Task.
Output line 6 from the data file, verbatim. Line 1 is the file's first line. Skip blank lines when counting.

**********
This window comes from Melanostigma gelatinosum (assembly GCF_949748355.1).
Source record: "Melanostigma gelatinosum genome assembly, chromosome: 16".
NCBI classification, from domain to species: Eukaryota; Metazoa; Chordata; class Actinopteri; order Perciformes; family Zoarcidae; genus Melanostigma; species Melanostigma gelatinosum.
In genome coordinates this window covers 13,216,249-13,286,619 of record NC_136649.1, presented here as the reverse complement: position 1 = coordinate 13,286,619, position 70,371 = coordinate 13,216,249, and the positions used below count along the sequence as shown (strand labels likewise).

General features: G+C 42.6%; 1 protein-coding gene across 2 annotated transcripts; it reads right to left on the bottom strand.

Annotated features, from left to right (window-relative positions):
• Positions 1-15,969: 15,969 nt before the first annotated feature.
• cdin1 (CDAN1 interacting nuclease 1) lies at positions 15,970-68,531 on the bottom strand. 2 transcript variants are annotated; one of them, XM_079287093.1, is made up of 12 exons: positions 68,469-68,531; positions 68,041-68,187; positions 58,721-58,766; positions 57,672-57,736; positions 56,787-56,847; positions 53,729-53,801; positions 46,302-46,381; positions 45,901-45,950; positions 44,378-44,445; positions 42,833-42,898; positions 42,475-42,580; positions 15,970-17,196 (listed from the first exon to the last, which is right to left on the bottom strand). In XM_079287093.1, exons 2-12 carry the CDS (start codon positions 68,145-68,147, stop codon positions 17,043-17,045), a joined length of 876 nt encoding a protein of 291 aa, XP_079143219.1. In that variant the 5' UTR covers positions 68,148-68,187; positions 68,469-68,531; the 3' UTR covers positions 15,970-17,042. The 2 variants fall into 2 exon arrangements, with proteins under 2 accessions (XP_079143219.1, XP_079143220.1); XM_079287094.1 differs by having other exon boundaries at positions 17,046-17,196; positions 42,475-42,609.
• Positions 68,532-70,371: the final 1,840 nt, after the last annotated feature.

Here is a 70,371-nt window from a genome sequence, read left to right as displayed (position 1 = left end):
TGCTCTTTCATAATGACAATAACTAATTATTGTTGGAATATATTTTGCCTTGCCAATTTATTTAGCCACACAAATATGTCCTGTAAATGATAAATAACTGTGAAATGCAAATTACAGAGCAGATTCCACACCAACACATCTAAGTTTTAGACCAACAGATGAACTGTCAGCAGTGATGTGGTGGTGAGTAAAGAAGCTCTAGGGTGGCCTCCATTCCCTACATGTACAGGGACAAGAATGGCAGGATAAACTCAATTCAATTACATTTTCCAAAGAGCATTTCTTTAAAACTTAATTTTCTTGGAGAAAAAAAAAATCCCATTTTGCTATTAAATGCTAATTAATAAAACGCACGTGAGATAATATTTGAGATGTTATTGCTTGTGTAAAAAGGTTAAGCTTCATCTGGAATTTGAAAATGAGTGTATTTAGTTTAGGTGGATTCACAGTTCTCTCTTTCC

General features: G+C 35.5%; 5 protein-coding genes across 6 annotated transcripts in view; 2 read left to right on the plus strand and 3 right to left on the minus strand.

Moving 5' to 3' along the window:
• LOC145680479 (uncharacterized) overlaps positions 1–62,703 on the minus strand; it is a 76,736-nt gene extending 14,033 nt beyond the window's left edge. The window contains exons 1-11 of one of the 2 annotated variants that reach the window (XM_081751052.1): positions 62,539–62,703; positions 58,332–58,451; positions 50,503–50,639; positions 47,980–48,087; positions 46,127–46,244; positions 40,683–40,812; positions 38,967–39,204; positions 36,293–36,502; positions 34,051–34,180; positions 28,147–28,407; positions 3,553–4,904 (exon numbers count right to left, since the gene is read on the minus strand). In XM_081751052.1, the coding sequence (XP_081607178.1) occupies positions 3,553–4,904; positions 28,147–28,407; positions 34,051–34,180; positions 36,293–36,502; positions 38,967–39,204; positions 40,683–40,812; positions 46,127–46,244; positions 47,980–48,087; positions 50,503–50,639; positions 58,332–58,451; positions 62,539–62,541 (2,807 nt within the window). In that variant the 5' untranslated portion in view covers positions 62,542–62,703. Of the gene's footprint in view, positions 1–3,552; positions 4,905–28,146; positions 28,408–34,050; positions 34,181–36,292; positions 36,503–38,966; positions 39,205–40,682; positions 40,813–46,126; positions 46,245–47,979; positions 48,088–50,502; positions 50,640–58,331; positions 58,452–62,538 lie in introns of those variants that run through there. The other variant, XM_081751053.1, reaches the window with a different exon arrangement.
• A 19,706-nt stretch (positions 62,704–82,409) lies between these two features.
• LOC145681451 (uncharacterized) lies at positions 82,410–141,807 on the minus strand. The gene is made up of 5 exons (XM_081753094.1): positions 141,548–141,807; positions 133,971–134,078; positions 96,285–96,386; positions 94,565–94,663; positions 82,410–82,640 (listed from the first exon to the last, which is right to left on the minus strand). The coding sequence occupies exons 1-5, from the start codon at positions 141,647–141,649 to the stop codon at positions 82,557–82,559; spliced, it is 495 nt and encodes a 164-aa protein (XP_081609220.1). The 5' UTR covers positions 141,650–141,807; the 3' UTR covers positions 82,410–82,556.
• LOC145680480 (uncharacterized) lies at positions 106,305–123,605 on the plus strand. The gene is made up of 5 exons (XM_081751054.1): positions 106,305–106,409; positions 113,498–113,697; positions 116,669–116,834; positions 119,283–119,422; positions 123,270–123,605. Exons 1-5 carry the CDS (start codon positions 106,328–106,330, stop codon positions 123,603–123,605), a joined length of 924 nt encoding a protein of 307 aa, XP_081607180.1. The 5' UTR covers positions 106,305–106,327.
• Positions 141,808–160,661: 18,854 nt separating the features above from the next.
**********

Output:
Annotated features, from left to right (window-relative positions):